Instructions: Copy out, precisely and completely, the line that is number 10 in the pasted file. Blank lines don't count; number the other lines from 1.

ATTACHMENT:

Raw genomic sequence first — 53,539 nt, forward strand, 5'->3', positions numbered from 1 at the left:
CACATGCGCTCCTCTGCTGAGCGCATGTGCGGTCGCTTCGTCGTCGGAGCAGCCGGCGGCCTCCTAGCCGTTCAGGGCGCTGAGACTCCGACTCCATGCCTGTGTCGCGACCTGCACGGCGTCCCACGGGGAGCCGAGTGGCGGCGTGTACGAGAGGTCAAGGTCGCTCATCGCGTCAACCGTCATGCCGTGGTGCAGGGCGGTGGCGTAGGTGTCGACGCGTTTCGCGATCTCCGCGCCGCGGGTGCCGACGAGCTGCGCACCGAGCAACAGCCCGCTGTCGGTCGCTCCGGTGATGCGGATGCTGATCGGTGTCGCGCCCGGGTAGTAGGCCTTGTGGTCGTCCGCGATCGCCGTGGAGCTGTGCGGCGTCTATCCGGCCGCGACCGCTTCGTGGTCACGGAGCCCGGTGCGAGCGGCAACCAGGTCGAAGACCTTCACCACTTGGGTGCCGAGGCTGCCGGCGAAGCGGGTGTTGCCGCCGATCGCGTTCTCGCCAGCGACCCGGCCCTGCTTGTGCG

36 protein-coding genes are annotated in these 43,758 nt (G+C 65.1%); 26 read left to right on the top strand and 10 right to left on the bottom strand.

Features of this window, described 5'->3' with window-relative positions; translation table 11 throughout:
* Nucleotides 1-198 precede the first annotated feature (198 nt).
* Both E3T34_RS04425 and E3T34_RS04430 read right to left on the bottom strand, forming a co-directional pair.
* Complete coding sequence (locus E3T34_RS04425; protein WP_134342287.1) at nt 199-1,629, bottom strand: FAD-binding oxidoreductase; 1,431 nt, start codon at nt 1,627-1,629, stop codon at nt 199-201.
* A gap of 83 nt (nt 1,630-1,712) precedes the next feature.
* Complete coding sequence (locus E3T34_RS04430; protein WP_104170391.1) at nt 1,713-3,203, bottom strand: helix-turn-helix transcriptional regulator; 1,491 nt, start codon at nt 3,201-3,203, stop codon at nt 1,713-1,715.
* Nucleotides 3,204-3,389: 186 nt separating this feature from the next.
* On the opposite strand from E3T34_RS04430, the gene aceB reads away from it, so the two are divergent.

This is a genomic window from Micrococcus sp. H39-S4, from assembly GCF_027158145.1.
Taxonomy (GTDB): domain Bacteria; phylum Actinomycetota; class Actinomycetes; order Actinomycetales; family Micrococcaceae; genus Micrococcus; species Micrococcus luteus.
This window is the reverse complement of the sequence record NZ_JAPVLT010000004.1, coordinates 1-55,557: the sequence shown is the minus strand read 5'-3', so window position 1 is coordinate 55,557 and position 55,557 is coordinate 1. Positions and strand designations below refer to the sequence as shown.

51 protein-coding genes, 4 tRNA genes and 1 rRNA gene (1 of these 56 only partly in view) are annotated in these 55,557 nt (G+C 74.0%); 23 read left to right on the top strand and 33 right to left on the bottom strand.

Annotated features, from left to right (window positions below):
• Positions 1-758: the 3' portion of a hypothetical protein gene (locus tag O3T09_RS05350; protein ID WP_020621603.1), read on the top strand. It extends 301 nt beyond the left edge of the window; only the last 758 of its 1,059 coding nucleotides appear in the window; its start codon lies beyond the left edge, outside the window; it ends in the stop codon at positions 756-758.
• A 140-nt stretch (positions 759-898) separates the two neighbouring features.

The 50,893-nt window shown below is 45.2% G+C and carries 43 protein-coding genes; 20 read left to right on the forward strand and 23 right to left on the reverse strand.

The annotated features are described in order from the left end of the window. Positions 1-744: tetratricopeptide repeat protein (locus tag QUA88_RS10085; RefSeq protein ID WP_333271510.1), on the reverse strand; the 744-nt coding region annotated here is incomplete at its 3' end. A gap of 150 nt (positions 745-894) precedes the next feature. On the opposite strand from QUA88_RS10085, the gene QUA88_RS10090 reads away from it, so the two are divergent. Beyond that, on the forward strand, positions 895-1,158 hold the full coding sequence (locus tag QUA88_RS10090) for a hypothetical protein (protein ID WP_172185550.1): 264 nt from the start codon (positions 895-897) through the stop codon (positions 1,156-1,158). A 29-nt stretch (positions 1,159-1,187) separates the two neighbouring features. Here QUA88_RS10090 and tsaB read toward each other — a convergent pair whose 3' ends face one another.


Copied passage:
* Nucleotides 3,204-3,389: 186 nt separating this feature from the next.